Top MPs at risk in shake-up of English constituencies


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Some of the most high-profile MPs in Parliament face seeing their seats disappear as part of a far-reaching shake-up of the Commons map in 2015.

Ken Clarke, Chris Huhne and Tessa Jowell are among those affected by Boundary Commission plans for England and Northern Ireland.

The proposals are part of a move to cut the number of MPs by 50 to 600 by the next general election.

Details for Wales and Scotland will be published at a later date.

The government believes a smaller Commons will lower the cost of politics, saving £12m a year, while the system will be fairer as the electorate in each constituency will be more uniform.

Independent recommendations

But some Labour MPs have accused the coalition of gerrymandering while some Lib Dems are reported to be unhappy about the prospect of losing seats in the shake-up - agreed as a package earlier this year in combination with May's referendum on the voting system.

MPs whose constituencies are set to be effectively abolished will have to find another seat to contest if they wish to remain in Parliament, leading to a fierce scramble in the run-up to the next election.

The Boundary Commission for England has given details of the 502 constituencies, down from 533 last year, in which elections are likely to be held in 2015.

The full details of allocated English seats, as against 2010, are:

  • South East England: 83 seats (-1)
  • North West England: 68 (-7)
  • London - 68 seats (-5)
  • Eastern England: 56 seats (-2)
  • Yorkshire and Humber: 50 seats (-4)
  • West Midlands: 54 seats (-5)
  • South West England: 53 seats (-2)
  • East Midlands: 44 seats (-2)
  • North East England: 26 seats (-3)

Senior figures from all parties are likely to be affected by the changes.

Threat to MPs

Shadow Cabinet members Ed Balls and Hilary Benn could face a fight for one seat if their nearby constituencies in West Yorkshire are partly amalgamated.


  • George Osborne, Ken Clarke, Hugh Robertson (Tories)
  • Ed Balls, Hilary Benn, Tessa Jowell, Chuka Umunna (Labour)
  • Chris Huhne, Vince Cable, Tim Farron (Lib Dems)

In London, the Dulwich and West Norwood seat of former minister Tessa Jowell would be split into three while Labour frontbencher Chuka Umunna would see his Streatham seat divided up four ways.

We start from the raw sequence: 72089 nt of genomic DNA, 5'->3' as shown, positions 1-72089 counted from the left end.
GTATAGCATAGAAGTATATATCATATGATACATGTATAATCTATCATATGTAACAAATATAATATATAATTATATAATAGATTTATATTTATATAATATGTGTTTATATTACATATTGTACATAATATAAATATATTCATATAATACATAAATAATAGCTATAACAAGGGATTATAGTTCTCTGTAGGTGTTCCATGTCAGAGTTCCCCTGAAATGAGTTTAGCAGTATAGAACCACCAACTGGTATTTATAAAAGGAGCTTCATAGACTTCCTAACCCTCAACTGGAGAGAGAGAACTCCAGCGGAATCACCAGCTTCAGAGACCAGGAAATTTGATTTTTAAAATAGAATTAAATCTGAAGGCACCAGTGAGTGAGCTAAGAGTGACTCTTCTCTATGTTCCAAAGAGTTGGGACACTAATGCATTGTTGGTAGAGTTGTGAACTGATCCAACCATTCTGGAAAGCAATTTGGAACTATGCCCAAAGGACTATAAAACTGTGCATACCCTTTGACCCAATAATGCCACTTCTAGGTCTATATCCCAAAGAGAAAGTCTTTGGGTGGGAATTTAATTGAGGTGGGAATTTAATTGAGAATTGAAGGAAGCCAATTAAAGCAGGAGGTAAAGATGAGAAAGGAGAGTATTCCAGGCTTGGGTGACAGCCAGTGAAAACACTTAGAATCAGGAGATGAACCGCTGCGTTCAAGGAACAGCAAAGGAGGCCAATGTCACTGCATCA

Lib Dem MPs who could be under pressure include Chris Huhne, Vince Cable and Tim Farron.

Energy Secretary Mr Huhne's Eastleigh constituency would be split in two under the plans while Business Secretary Vince Cable, MP for Twickenham, could potentially find himself up against Conservative Zac Goldsmith, MP for Richmond Park, in a future contest.

'Tea room fuss'

Justice Secretary Ken Clarke's Rushcliffe constituency in Nottinghamshire would cease to exist in its current form.

He told the BBC he "regretted" its likely demise but would not rush into any decisions about his own future - preferring to wait until the outcome of the consultation.


  • England: 502 (-31)
  • Scotland: 52 (-7)
  • Wales: 30 (-10)
  • Northern Ireland: 16 (-2)

"It all has to be handled carefully. But I am one of those who has been through boundary changes before and it usually works alright for those who go about it sensibly.

"The fuss in the (Commons) tea room will soon die down, I trust."

Conservative leader David Cameron, MP for Witney, and Labour leader Ed Miliband, MP for Doncaster North, are among 77 people whose constituencies would be unaffected by the changes.

MPs will be able to "appeal" against the provisional changes during a 12-week consultation taking place between now and December.

The Boundary Commission will publish revised proposals next year which will also be subject to exhaustive consultation before finally being submitted to Parliament for approval by October 2013.

It is encouraging the public to give their feedback on its proposals - including the names of constituencies - during a series of open hearings in October and November.